Monday, December 14, 2009

It's Too Close to Call

The debate is on about whether the death of Michael Jackson or the fall of Tiger Woods should be the top AP news story of 2009. Michael had it in the bag until November 27 when news broke that Woods had crashed his SUV into a tree and was found lying on the ground bleeding and passed out in front of his home. The accident was the tip of the iceberg for squeaky clean Tiger, as skeltons started jumping from the closet with reports about extra marital affairs, one longer term extra marital relationship, sexy text messages with his girlfriend, his backing out of his own golf tournament, and now his taking a leave of absence from golf, with the loss of some of his major sponsors.

For celebrity obsessed Americans, the literal and figurative deaths of two icons in one year is almost overwhelming. With Michael Jackson, the overdose of the surgical anesthetic Propofol gave overindulgent partygoers a moment of pause, as the search for the "big buzz" cost the King of Pop his life. The subsequent media coverage surrounding his funeral, the paternity of his children, the charges of murder against his doctor who injected him with the drug, and the settlement of his estate have created a frenzy that will have the sharks circling in the water for years to come.

Now, a new A&E reality series featuring the other four members of the Jackson 5 (brothers Jackie, Tito, Jermaine and Marlon) is a shining example of how even your own family will turn against you if money is the God they worship. Debuting last night, the show basically proved to all, that Jermaine is an egomaniac, Tito should be named Joe Jackson Junior, and Marlon, who seems to have it the most together, is the one who cracks jokes, seemingly to save his sanity. It's sad that a group who once was the shining star of Motown has allowed themselves to fall to such a low point. Maybe Neil Young was right when he said that it's better to burn out than fade away.

So, who should be the top story? Poor drug addicted Michael Jackson, or poor promiscuous Tiger Woods? Some have said that both stories are an example of how those involved were simply human, and we should forgive them and move on. Others have reminded us that no athlete or musician should be held up as an idol of worship. That position belongs only to God. While both points of view have merit, the main thing that ties the Michael Jackson death scandal to the Tiger Woods scandal is that both men handed their lives over to excess.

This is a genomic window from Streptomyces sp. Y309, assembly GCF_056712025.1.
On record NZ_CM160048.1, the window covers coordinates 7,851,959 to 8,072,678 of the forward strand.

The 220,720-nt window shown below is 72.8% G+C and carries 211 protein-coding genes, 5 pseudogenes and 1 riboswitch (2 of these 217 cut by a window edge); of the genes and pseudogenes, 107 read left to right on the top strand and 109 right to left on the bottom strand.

For one it was drugs and death,for the other is was women and career suicide, but sadly the ultimate outcome was the same. King Solomon spoke about excess in the Book of Ecclesiastes, summing up a life filled with indulgence as meaningless, if it doesn't include God. When one turns their life over to the insatiable desires of their humanity, too much is never enough, and Michael Jackson and Tiger Woods are both examples of that profound truth. Too many drugs, women, friends, too much money, or anything that our culture urges us to use as a substitute for God leads to destruction which will ultimately lead to a physical or spiritual death. While it's too late for Michael Jackson, hopefully Tiger Woods will learn a lesson from his sin, and will spend his time off getting his life back on track. He's been given a second chance whether he realizes it or not, and hopefully he will be smart enough to take advantage of it.

So top story, best story, worst story, who knows? Is it Michael or Tiger? I suppose we won't know until the dawn of 2010, but one thing is perfectly clear. The stories of Michael Jackson and Tiger Woods are essentially the same, and they tie for the most tragic of 2009.


  1. someone died, i think think you do not realize that tiger woods is still alive and michael jackson isn't. obviously death is more important than infidelity

  2. Thanks for reading and I appreciate your comments. Unfortunately, I think you may have read it too quickly or at the very least you misunderstood my point. Of course Tiger Woods is still alive, but his career has died, as a result of his infidelity. The point of this piece, and the comparison between Tiger Woods and Michael Jackson was my commentary about excessive living and how it can destroy you either physically or spiritually. Both stories are tragic, yet the AP is debating which one should be listed as story #1 in their annual top story account. You are right. Death is final, but for the person who has been on the other side of adultery, it can cut just as deep. I do appreciate your thoughts though. Teri